The top-cop leading Britain's anti-car crime squad has launched an appeal to government to make car crime a much higher priority.
"We need the government to take car crime more seriously and give us more resources, so we can do more," says DCI Mark Hooper.
Hooper, who leads the Midlands-based AVCIS-team, has just 15 people to battle increasingly sophisticated criminals using car crime as an integral part of drug and firearms crime, launder the proceeds of organised crime and finance global terrorism.
"Car crime is still hugely significant, but the figures are going down, so centrally it's not a priority. Knife and drug crime and terrorism are getting all the resources, but we want car crime to move up the agenda," he says.
Since the advent of immobilisers and deadlocks in the late 1990s, thefts of cars have been on the slide, and the figure has halved from around 350,000 in 2000/2001 to 160,000 cars in 2007/8.
But making cars more difficult to steal also means that more sophistication is required by villains, which has moved car crime further into the underworld of drugs, guns and terrorism.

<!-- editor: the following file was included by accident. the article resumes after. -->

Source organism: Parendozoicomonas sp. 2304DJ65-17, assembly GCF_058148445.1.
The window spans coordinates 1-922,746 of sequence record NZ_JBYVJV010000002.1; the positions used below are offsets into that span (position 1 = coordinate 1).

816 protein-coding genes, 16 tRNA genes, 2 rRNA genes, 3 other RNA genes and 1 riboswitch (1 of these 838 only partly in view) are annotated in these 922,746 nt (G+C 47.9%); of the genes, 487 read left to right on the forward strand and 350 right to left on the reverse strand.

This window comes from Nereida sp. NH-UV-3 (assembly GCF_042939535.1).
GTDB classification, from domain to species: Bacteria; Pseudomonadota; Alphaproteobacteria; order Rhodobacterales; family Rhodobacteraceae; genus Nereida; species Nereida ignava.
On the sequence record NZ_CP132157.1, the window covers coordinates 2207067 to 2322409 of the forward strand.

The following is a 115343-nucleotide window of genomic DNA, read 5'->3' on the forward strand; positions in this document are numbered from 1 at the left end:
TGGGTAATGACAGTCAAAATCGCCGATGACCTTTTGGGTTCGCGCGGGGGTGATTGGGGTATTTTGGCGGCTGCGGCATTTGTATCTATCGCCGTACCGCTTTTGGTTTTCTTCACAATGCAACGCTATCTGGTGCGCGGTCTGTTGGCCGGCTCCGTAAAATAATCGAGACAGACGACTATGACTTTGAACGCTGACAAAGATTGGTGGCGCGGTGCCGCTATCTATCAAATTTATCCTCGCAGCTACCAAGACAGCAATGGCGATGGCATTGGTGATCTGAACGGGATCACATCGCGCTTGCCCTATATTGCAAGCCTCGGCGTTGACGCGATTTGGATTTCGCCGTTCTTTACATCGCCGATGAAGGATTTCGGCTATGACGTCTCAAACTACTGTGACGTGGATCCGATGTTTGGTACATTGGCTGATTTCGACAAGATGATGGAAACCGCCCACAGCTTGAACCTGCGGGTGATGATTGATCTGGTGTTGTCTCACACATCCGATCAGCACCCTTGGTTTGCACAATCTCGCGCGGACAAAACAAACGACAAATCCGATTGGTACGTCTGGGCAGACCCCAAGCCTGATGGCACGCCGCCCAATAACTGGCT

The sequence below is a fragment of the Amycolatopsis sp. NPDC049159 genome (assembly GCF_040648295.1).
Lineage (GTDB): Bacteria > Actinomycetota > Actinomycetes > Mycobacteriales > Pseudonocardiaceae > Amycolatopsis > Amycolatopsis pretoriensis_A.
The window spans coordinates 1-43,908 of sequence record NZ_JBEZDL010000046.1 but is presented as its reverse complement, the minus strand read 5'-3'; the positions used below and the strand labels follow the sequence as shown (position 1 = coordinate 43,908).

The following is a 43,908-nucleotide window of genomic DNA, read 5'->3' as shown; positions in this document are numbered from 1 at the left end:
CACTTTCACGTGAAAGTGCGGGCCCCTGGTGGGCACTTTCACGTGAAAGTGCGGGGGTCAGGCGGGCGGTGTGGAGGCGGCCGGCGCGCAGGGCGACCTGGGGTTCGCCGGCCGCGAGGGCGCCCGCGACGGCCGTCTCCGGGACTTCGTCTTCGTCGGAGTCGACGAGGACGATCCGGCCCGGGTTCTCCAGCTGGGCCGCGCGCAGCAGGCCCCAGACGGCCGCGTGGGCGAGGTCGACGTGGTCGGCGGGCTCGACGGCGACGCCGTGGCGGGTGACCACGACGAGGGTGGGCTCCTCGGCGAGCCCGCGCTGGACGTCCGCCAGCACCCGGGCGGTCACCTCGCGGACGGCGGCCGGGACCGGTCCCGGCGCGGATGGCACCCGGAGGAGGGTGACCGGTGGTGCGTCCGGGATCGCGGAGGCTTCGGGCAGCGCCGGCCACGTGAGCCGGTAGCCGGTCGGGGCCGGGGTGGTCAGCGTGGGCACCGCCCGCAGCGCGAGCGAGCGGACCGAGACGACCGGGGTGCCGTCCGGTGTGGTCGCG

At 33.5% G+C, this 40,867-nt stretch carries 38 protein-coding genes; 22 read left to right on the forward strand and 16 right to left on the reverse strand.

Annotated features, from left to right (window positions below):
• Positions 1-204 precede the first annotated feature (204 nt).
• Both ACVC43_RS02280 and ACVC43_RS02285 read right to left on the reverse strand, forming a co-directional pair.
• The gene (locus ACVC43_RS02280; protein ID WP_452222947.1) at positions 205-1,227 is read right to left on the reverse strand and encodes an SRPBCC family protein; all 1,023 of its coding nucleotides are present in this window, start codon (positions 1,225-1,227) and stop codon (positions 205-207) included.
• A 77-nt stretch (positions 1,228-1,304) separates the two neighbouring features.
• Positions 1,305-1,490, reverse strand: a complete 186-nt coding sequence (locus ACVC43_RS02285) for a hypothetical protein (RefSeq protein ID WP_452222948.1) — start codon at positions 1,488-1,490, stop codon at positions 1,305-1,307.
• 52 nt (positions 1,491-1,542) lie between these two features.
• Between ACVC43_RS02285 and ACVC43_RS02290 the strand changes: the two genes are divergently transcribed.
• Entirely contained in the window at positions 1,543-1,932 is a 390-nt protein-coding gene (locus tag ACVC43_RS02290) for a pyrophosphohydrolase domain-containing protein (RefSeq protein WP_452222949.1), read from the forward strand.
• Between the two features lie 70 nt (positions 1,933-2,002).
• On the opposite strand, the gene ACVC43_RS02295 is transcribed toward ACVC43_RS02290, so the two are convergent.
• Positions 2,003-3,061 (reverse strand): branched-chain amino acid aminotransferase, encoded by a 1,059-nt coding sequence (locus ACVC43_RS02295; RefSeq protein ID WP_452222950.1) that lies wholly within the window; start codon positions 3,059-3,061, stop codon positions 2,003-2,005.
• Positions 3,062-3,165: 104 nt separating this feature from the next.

Disappointingly, half of the cars stolen in the UK are un-recovered, a figure that hasn't changed in the past decade.
Cars are either sold in the UK with a legitimate identity, broken for spares, or exported abroad.
"We could do much better at recovery if we had more resources," says Hooper.
The trail of stolen cars frequently leads to exotic locations overseas with many ending up in Pakistan, the Middle East and Malaysia, where right-hand drive cars fit the driving conditions.
But stolen British cars also surface in Russia, eastern Europe and the US.
Despite knowing many of the details of crime gang operations, Hooper's small team doesn't have the resources to fight back, despite a welcome recent injection of £300k of government funding.
Cyprus, for example, is a major staging point for stolen British cars, because they can be imported into the EU-half of the island and easily transported over the border to the non-EU part where they disappear for export all over the world.
But closing down that route would require more manpower than AVCIS can deploy.